Author Talk with James Robertson - News of the Dead

Dr. Hamish Thompson Resident Director


February 3, 2022

We were delighted to welcome James Robertson to the Arcadia Center once again to discuss his latest novel, the News of the Dead, with our students. 

This novel is truly epic in the sense that it covers 1300 years of Scotland's past, all centred on a fictional glen in the edge of the Highlands.  James Robertson is as much a historian as an author. Of all his novels, this one perhaps best captures his love of history, a sense of fun about history and the importance of fiction in re-imagining the past, but ultimately presents a different kind of truth about the past. The importance of the imagined past to the present is at this novel’s heart.  

News of the Dead revolves around manuscripts, all kinds of manuscripts nesting and weaving different stories throughout the past of Scotland around the fictional Glen Conach. This leaves the reader deeply unsettled, but perpetually curious, as to what is ‘true’ in this fictional world with the background of what we take to be the ‘history’ of Scotland lurking as a subtext.  

At the novel’s core is a journal, started in 1809, of the comedic character of Charles Kirkliston Gibb, an antiquarian scoundrel who essentially ‘sofa surfs’ through aristocratic homes offering to research the past associated with those houses for board and lodging.  He has a good enough knowledge of history and classical languages as well as connections to obtain the references and introductions that enables him to move from house to house.  Charles’ ‘career’ started at a soiree on Buccleuch Place (where the Arcadia Edinburgh Center is actually located - which made the talk by James Robertson in the Edinburgh Center all the more fun!)

Charles’ ‘research’ takes him to Glen Conach to translate another manuscript presented in the novel, the ‘Book of Conach.’  This is written in the 12th century, or so, by a monk about an 8th century Christian missionary to the Picts called Conach who the locals elevate to sainthood even if he is not recognised as such by the church.  So, this story of Conach is Charles Gibb’s translation of an ancient manuscript itself lost in a fire.

But importantly, the textual basis for the novel is openly acknowledged as deeply unreliable historical sources.  Here we have a dubious journal in addition to a questionable ‘translation’ of a lost manuscript which is written by a monk hundreds of years after the life of a maybe fictional missionary called Conach.  But playfully, James Robertson incorporates some variations on ‘actual’ tales of early Scottish missionaries.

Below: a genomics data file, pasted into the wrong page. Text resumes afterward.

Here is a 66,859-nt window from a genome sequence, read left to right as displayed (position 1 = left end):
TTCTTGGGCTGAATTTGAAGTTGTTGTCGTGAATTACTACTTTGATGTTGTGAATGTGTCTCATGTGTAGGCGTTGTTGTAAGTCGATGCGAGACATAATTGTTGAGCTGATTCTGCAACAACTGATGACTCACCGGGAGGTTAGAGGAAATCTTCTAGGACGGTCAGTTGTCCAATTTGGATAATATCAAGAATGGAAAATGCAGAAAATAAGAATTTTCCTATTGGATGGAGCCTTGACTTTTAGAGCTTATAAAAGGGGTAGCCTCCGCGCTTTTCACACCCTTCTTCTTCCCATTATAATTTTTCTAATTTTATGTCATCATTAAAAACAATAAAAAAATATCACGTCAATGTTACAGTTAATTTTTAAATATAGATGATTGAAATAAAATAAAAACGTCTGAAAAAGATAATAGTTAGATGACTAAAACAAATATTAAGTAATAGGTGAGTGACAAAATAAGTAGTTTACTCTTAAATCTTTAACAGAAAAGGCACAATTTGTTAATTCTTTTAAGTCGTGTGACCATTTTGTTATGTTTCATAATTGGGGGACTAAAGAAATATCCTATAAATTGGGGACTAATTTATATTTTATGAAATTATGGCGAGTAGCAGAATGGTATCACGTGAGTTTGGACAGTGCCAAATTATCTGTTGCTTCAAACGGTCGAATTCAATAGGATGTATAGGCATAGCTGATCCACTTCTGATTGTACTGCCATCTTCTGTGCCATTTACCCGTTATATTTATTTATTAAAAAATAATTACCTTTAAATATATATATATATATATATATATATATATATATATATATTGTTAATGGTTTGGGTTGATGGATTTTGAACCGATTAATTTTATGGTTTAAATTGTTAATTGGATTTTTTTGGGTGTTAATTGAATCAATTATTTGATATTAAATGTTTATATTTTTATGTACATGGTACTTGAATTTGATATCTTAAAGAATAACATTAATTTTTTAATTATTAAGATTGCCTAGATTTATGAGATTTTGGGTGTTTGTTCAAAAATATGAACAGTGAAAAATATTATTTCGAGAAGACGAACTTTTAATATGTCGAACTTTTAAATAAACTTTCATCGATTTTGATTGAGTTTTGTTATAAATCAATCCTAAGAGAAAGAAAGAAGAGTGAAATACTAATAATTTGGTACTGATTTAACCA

As much as the textual sources provide a tale of Conach, the novel does not ignore the oral traditions of storytelling within the Glen. The inhabitants pass the stories of Conach through the ages in the language of Scots. James Robertson doesn't hesitate to poke fun at the reliability of oral traditions as authentic and how they might collide with textual sources. The recording of interviews of Scots at the University of Edinburgh (these actually exist) also pop up as yet another ‘historical’ source for a contemporary historian investigating Gibb’s journal.  

But it is these oral traditions that link the past within the novel to the near present of 2021 with an account of an elderly lady reminiscing on her life when a young boy visits her saying he has seen a ghost of a young girl wandering the Glen. The young boy wonders if the ghost’s appearance might have something to do with her.  This contemporary tale, set during the COVID pandemic in the Glen, bookends and threads through the novel. This third narrative sets up an overarching theme of the importance of place. It illustrates how people move and the importance of community in welcoming people as they travel and relocate. It shows how attitude to visitors shapes a community. 

Despite its staggering complexity and the multiple levels of truth with fictions within fictions presented in the story, the voice of the characters blast through. James Robertson’s superb sense of character takes the reader into, through and with the lives of them all as they develop.  The pathos of our first character in lockdown and her remembrances of her life leads into the humour of the rascally Charles that allows you to be easily drawn to him despite his flaws. Charles’ hosts in the Glen; the Baron, wife and daughter, are rich, engaging warm characters facing their own challenges. Conach himself is presented as a deeply flawed interloper to a new place who eventually comes to define a place by giving it his name.

There is a sense of dread that sustains the suspense: the title of the novel; the vulnerability of the elderly in a time of a pandemic with a ghost wandering the glen; when an individual wanders into a strange isolated place and leaves a journal, you wonder if a grim end awaits; a fire where a manuscript is lost; and finally, the lives of these early Christian missionaries rarely end well. . .   

Thanks so much to James Robertson for once again taking the time to speak with our students about this brilliant novel and his many other works. He has authored a tremendous corpus of work that gives so many insights into different aspects of Scotland’s history, identity and people.